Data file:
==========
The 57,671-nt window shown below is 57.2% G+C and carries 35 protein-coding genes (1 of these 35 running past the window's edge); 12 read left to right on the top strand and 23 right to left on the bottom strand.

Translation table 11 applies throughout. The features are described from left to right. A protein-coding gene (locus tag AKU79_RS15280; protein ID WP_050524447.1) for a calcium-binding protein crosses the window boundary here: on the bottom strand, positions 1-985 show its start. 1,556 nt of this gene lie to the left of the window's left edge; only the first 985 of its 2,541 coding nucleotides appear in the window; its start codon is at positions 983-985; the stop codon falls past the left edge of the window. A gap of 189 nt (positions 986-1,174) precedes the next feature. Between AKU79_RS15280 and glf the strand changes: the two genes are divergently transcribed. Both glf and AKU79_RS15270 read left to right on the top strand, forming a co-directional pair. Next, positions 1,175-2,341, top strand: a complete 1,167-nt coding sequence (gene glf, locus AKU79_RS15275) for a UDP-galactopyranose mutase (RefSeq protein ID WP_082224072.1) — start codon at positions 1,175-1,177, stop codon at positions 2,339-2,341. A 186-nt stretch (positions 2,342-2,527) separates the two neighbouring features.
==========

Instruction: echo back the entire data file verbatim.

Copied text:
The 57,671-nt window shown below is 57.2% G+C and carries 35 protein-coding genes (1 of these 35 running past the window's edge); 12 read left to right on the top strand and 23 right to left on the bottom strand.

Translation table 11 applies throughout. The features are described from left to right. A protein-coding gene (locus tag AKU79_RS15280; protein ID WP_050524447.1) for a calcium-binding protein crosses the window boundary here: on the bottom strand, positions 1-985 show its start. 1,556 nt of this gene lie to the left of the window's left edge; only the first 985 of its 2,541 coding nucleotides appear in the window; its start codon is at positions 983-985; the stop codon falls past the left edge of the window. A gap of 189 nt (positions 986-1,174) precedes the next feature. Between AKU79_RS15280 and glf the strand changes: the two genes are divergently transcribed. Both glf and AKU79_RS15270 read left to right on the top strand, forming a co-directional pair. Next, positions 1,175-2,341, top strand: a complete 1,167-nt coding sequence (gene glf, locus AKU79_RS15275) for a UDP-galactopyranose mutase (RefSeq protein ID WP_082224072.1) — start codon at positions 1,175-1,177, stop codon at positions 2,339-2,341. A 186-nt stretch (positions 2,342-2,527) separates the two neighbouring features.